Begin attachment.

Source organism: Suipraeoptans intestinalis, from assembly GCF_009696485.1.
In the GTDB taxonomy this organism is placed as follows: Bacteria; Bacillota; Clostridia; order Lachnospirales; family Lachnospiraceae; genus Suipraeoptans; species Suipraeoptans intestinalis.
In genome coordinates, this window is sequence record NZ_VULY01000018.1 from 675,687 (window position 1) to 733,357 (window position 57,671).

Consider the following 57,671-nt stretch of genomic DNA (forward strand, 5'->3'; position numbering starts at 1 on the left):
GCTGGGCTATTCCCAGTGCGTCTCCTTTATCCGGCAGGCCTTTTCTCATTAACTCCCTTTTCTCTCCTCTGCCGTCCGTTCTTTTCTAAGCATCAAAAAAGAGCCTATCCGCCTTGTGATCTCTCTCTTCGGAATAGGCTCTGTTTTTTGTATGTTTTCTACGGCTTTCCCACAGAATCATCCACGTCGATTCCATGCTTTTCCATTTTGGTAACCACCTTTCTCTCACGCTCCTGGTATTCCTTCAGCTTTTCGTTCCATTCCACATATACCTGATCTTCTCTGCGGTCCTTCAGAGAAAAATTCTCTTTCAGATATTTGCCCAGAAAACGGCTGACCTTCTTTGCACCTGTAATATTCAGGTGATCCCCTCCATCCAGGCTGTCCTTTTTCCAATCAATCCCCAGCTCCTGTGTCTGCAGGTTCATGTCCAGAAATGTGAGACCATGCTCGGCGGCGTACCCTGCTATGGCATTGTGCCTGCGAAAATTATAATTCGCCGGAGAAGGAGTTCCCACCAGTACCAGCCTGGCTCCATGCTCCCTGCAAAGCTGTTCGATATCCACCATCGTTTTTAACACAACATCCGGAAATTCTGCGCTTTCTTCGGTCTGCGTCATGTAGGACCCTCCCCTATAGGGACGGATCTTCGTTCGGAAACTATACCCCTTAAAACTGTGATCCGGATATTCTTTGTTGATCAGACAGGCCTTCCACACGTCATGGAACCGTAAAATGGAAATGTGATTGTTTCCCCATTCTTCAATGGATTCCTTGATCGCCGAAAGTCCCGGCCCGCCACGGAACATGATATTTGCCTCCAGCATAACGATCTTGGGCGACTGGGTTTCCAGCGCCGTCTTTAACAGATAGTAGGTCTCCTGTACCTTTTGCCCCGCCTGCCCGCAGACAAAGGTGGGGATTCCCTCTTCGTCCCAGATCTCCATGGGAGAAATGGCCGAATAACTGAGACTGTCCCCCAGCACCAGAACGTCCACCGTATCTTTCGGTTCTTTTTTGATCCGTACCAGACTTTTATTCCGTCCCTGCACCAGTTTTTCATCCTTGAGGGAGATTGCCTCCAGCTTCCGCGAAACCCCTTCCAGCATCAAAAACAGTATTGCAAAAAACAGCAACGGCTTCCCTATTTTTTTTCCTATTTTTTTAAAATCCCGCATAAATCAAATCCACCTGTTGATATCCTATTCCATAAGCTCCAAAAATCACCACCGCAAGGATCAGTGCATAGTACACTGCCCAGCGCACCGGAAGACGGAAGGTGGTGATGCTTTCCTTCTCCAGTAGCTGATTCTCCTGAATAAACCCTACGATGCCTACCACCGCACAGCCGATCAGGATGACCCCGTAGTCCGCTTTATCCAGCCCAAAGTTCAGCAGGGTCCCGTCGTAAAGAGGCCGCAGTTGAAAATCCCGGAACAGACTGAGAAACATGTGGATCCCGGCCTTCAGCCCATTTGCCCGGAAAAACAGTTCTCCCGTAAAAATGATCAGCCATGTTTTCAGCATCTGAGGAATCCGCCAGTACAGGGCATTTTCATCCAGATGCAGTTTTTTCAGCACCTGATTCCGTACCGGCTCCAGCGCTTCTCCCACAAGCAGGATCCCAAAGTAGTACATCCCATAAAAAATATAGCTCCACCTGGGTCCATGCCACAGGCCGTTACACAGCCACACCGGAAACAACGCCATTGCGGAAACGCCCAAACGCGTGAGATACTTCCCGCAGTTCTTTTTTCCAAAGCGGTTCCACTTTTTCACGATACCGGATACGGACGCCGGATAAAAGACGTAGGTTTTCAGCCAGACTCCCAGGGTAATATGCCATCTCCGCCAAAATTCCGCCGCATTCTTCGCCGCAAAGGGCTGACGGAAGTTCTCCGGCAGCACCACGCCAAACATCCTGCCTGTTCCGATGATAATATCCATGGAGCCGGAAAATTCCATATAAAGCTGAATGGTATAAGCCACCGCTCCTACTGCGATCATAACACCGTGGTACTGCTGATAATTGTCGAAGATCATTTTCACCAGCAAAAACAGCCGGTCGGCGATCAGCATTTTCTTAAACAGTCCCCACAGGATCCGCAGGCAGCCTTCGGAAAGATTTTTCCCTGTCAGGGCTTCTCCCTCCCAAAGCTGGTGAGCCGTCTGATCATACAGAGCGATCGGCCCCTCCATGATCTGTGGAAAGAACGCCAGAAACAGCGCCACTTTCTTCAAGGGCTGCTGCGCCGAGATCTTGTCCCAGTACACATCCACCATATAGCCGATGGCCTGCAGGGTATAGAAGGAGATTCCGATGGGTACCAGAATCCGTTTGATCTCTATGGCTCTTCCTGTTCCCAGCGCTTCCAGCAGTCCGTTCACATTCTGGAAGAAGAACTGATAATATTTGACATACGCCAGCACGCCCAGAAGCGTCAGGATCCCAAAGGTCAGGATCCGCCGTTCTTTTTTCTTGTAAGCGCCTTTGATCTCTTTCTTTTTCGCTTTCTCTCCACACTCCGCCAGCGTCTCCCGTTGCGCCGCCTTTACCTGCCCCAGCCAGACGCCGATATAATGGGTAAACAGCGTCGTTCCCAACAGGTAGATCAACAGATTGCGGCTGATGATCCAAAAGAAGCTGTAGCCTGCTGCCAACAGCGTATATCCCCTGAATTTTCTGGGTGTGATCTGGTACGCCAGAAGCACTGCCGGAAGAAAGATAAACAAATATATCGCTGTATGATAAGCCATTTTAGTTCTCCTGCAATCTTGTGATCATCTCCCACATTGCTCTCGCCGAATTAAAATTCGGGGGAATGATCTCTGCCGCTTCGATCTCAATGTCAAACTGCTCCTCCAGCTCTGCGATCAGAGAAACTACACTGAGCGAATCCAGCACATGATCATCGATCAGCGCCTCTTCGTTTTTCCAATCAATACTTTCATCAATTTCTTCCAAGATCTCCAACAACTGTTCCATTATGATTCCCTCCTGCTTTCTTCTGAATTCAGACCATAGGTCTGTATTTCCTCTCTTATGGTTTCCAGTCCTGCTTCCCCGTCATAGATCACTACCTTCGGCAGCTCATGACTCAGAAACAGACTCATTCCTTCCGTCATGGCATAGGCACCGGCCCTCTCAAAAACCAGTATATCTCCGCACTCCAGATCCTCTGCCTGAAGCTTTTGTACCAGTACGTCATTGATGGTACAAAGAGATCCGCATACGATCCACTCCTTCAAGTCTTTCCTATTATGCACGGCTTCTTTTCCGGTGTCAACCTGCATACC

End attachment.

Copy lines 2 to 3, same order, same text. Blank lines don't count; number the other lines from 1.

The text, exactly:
In the GTDB taxonomy this organism is placed as follows: Bacteria; Bacillota; Clostridia; order Lachnospirales; family Lachnospiraceae; genus Suipraeoptans; species Suipraeoptans intestinalis.
In genome coordinates, this window is sequence record NZ_VULY01000018.1 from 675,687 (window position 1) to 733,357 (window position 57,671).